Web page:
Lorenza Entilli

Neuroscience, Technology, and Society, XXXIV series
Grant sponsor

Sabrina Cipolletta
Ombretta Gaggi


Project: Bereavement after a traumatic loss: Experiences, needs and practical applications of online support
Full text of the dissertation book can be downloaded from: https://www.research.unipd.it/handle/11577/3458738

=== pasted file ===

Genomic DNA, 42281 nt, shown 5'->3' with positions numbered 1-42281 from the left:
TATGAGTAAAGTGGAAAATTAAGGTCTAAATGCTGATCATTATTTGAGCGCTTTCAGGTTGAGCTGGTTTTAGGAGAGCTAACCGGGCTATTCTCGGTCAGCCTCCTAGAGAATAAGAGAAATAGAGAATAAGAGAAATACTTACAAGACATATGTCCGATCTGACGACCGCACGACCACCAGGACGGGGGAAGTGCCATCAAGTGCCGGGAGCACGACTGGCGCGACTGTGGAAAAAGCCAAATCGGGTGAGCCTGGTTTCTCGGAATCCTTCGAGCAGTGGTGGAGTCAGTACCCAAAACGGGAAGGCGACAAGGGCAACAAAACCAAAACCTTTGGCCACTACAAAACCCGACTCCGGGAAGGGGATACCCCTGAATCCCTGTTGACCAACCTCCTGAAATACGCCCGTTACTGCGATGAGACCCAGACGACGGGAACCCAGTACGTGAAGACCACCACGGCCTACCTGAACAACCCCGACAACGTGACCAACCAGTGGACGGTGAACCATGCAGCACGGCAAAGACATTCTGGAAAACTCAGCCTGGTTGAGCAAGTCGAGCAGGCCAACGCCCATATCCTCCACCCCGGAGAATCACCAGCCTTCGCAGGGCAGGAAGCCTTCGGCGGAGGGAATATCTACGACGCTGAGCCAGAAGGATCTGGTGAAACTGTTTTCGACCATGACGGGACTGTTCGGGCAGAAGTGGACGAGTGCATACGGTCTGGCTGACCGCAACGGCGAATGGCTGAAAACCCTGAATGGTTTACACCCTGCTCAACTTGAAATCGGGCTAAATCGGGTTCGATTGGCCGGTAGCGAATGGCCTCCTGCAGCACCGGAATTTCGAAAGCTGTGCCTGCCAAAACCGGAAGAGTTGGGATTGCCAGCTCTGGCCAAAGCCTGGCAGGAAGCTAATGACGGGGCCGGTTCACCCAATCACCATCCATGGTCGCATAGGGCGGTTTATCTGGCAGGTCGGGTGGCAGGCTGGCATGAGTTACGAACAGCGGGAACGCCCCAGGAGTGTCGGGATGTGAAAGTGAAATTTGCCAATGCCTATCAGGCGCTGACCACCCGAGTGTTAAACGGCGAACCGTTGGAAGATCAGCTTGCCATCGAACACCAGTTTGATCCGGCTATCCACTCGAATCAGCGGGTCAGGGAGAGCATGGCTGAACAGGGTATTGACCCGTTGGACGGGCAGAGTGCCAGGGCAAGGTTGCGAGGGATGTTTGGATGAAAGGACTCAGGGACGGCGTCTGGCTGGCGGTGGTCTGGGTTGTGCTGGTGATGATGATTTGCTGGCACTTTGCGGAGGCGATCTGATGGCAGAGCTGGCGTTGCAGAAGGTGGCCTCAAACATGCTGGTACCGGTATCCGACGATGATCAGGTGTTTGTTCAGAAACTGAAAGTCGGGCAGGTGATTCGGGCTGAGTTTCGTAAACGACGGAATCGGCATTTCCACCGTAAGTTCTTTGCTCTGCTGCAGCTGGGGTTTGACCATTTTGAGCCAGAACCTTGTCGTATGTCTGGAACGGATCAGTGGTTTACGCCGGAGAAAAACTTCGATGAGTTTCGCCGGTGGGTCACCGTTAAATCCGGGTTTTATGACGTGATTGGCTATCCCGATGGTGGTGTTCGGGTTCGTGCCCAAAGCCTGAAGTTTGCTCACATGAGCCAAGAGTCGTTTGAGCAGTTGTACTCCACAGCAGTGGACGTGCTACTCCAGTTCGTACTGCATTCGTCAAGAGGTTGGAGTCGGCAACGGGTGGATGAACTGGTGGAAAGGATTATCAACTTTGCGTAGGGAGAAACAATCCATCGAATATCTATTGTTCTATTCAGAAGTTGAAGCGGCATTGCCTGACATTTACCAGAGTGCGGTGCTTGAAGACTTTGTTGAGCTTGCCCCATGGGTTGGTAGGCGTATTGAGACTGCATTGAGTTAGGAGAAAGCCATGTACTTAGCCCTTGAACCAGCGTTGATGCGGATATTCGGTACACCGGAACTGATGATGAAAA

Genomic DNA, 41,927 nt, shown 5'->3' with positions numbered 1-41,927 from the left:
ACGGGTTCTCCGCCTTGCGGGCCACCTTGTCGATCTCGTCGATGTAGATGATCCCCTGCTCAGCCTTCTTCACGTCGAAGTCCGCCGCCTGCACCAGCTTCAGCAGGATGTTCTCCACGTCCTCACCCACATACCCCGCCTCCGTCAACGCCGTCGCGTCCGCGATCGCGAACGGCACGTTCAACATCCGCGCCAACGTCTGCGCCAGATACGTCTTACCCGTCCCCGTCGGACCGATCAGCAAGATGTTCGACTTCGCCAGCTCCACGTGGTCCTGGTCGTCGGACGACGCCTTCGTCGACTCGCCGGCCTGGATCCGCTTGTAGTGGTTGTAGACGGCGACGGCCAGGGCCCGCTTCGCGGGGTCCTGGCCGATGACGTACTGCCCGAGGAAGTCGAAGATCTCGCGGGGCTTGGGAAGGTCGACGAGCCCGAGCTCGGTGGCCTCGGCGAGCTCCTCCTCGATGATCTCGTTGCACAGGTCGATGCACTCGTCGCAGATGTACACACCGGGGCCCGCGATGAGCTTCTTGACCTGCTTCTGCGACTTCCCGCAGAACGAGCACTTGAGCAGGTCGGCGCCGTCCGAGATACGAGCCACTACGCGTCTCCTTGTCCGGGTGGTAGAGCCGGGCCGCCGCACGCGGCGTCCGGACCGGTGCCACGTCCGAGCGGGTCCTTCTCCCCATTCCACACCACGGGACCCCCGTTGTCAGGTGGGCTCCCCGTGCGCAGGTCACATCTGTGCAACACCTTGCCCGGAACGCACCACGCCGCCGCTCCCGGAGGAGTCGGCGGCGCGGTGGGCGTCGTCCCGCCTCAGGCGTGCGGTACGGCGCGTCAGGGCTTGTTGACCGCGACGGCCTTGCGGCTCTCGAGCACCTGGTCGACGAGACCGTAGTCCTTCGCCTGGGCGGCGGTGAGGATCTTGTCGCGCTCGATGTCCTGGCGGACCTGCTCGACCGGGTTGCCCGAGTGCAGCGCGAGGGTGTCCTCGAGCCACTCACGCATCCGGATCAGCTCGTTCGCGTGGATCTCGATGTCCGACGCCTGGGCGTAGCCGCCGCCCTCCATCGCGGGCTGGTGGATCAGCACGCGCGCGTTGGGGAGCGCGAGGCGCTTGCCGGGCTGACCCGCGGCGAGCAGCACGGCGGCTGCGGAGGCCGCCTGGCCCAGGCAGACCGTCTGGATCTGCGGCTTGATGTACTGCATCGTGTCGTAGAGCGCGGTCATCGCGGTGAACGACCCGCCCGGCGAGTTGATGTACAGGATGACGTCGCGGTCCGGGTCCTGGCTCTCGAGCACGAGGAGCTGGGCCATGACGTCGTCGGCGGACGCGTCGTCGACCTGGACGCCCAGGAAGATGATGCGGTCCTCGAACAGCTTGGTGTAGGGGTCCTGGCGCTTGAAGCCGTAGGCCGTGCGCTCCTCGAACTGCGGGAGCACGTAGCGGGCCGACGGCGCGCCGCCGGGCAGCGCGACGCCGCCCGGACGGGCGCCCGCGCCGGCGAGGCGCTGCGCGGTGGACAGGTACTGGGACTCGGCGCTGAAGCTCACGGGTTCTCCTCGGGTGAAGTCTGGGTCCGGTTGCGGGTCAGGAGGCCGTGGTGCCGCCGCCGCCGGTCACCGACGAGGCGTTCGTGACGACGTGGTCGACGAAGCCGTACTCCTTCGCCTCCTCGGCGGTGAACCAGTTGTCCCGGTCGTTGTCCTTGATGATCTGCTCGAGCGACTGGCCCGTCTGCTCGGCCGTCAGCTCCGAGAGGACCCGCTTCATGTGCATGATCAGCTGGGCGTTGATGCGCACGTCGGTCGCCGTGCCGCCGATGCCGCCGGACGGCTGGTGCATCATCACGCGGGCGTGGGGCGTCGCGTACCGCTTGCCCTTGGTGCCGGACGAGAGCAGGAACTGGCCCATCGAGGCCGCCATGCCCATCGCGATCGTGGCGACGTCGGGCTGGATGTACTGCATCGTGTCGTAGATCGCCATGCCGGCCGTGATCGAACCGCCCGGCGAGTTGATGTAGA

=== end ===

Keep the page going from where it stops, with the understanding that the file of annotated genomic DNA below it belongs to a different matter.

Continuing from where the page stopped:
Abstract: The way of providing psychological support is changing, fast approaching the advantages provided by digitalization, particularly in light of the recent global upheavals. Also bereavement support is dealing with the implementation of different ways of reaching grieving people, and mental health professionals must investigate the possibilities offered by telematic tools, as well as the limits that online communication entails, especially for this specific population. The aim of the present study is to identify the practical implications, strengths, and limitations of the use of online bereavement support tools. In order to accomplish this aim, three studies were conducted and two specific bereavement experiences have been investigated: suicide losses and COVID-19 losses. Study 1 explored cross-sectionally the psychological state and perceived social support of Italian suicide survivors, and investigated differences in gender, kinship, help-seeking behavior, employing a rule-based system (RBS) analysis, an inference engine system able to identify implications among a set of variables. One-hundred and thirty-two (103 females and 29 males) suicide survivors answered an anonymous online survey. RBS analysis identified different help-seeking behaviors: survivors experiencing low level of social support may avoid going to a psychologist and resolve to GPs, look for advice in online forums and rely on people out of their narrower informal network such as coworkers. These unique study’s results offer insight to identify which specific areas would be fruitful to investigate while assessing social support in bereaved individuals. In Study 2, a thematic qualitative analysis was carried out on 30 live-chat transcripts of conversations between anonymous suicide survivors and a trained operator from a major Italian association providing online bereavement support. Five themes were identified to understand live-chat users’ experience with the service and their specific needs: meaning-making, reactions to the loss, resources, needs, and interactions with the operator. Suicide survivors showed to use the live-chat as a safe space in which to disclose nonsocially desirable details (included suicidal ideation) and to make sense of suicide through the reconstruction of events and the deceased's motivations. Study 3 explored qualitatively the bereavement experiences of twenty-five (23 females and 2 males) Italian family members who have lost a significant other to COVID-19 writing on a dedicated online support group. Thematic analysis of the posts showed five themes: group’s uses to respond to needs, shared crisis narrative, responses to grief, retelling narrative of death, and the context of the mourning process. Users were aware of the existence of the research and were also directly asked what they found particularly useful about the group. Participants used the group not only for memorialization purposes but also to share their loss experience and to find a community of other grievers equally shocked by the apparent unjustness of the death of their loved ones. The findings of this research might provide useful avenues for future research in order to fully capture the experience and consequences of Italian mourners’ uses of online tools.